Strictly speaking, we have 7 Conciliums which amended the credo since 325 AD plus another 2 of importance which are purely of Catholic origin. That's 9 constitutional amendments in 1 700 years.

But OK. For the sake of argument, let's say that we have circa 120 Conciliums which modified the "Christian Constitution" over that same period. That's one set of modifications every 15 years on average, bearing in mind that the large majority of these Conciliums dealt with temporal issues of power and politics more than with fundamental issues of faith. Now, compare that to the number of changes in the legal frameworks governing what was once referred to as Christendom and is today known as Western Civilization (including Central & Western Europe, Russia, Belarus, Ukraine, Georgia, Armenia, North & South America and Australia - each with its own specific sets of laws) and you're likely to get a ratio of something like 1:1000. I'd say that pretty damn immutable.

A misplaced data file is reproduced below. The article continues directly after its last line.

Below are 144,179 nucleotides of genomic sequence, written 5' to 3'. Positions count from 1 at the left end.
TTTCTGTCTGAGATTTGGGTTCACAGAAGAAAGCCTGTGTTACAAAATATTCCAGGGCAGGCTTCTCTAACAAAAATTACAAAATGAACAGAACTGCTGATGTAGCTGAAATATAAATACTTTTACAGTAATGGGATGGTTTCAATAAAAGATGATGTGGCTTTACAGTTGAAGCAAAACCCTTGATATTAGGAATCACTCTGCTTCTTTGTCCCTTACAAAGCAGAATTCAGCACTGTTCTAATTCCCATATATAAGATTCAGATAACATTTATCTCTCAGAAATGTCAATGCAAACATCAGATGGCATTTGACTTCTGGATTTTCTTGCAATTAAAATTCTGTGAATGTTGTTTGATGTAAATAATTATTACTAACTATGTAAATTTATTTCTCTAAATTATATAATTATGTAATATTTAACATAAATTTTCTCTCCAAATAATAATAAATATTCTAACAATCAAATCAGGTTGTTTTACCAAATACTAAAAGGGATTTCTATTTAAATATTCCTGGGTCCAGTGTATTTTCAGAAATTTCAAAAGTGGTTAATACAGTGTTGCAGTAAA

To conclude

Looping back to the exchange between Melanchton and Migeru - which started this whole debate... I believe that the role religion plays in shaping the socio-political and legal orders of our communities is not a benign question. Indeed, the question is of extreme importance in that it's one of the core issues contributing to the discord between Western and Islamic civilizations today. The incompatibility between two visions of society - one secular, the other theo-centric (to avoid the term theocratic), and treating all that is Christian, Jewish or atheist as second rate... is probably fueling as much animosity and distrust between these two civilizations, as are other more material considerations.